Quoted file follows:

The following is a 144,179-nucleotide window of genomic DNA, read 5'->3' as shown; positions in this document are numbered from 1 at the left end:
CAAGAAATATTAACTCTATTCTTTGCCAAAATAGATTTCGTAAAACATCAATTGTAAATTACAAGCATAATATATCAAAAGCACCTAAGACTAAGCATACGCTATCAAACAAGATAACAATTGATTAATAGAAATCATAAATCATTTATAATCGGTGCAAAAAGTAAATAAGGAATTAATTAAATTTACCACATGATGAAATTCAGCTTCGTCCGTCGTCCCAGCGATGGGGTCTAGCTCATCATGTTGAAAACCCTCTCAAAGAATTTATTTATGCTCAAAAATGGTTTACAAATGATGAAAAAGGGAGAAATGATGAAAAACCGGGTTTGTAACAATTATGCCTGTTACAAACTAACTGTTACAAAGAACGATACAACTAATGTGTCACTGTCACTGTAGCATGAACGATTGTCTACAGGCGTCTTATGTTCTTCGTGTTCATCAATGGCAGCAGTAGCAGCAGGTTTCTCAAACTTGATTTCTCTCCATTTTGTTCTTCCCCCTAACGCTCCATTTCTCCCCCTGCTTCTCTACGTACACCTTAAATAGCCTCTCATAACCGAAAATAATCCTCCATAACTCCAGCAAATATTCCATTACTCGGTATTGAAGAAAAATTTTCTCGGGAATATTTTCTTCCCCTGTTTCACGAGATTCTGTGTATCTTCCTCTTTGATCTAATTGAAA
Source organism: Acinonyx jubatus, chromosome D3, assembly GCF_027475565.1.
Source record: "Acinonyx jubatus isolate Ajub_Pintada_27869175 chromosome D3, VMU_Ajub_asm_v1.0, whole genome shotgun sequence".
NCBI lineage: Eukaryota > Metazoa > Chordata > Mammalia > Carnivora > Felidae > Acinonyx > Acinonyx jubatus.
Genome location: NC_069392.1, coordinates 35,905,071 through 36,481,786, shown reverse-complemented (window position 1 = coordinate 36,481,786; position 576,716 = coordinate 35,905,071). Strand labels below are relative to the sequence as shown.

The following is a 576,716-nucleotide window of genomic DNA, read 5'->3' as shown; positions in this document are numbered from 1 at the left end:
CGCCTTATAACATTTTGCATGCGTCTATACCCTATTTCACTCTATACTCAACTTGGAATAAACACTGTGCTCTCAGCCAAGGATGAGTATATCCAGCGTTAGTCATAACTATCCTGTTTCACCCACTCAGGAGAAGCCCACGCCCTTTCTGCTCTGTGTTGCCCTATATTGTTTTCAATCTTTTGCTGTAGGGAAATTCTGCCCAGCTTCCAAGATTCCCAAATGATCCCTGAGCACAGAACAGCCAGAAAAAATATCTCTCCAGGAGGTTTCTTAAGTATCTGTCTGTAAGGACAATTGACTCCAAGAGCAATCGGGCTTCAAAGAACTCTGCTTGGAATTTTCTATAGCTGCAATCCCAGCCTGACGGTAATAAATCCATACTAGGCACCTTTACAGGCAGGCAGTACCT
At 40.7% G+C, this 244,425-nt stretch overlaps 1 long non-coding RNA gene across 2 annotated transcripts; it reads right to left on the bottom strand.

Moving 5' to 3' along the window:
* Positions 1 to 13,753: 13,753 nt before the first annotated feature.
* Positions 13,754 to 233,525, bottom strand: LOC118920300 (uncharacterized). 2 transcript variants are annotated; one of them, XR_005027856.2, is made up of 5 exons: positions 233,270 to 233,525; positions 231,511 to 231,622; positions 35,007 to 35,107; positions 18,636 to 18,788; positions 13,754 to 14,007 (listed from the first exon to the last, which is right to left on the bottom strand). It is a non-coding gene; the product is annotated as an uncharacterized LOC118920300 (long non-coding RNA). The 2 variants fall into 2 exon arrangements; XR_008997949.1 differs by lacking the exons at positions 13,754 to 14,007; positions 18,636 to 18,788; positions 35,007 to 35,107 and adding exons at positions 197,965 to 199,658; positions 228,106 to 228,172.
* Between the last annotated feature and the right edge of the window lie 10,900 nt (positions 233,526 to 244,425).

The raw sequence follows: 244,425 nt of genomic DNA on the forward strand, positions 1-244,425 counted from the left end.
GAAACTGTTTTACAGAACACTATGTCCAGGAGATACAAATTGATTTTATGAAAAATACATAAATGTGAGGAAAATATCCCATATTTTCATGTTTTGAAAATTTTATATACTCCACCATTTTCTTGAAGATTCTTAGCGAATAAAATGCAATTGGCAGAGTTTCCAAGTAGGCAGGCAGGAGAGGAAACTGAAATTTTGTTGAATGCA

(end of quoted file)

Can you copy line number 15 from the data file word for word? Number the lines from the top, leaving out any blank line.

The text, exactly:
GAAACTGTTTTACAGAACACTATGTCCAGGAGATACAAATTGATTTTATGAAAAATACATAAATGTGAGGAAAATATCCCATATTTTCATGTTTTGAAAATTTTATATACTCCACCATTTTCTTGAAGATTCTTAGCGAATAAAATGCAATTGGCAGAGTTTCCAAGTAGGCAGGCAGGAGAGGAAACTGAAATTTTGTTGAATGCA